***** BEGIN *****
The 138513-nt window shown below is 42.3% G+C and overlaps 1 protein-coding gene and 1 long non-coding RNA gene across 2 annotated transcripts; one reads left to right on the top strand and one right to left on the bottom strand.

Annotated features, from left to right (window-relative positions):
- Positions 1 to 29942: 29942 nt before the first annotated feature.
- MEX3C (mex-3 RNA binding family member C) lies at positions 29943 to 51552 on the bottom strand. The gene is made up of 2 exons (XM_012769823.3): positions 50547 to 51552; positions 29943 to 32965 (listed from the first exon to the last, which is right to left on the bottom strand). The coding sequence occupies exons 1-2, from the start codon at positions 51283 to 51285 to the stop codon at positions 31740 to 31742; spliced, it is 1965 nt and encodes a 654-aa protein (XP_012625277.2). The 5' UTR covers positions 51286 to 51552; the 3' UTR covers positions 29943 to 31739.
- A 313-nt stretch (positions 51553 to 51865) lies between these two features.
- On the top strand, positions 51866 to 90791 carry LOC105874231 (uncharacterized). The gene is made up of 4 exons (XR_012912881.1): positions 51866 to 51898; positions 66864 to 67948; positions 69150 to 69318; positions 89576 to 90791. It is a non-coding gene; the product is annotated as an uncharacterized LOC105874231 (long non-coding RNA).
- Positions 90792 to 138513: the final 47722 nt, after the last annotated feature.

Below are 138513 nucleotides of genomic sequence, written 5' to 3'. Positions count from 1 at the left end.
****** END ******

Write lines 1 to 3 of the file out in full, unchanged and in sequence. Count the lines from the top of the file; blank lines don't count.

The 138513-nt window shown below is 42.3% G+C and overlaps 1 protein-coding gene and 1 long non-coding RNA gene across 2 annotated transcripts; one reads left to right on the top strand and one right to left on the bottom strand.

Annotated features, from left to right (window-relative positions):
- Positions 1 to 29942: 29942 nt before the first annotated feature.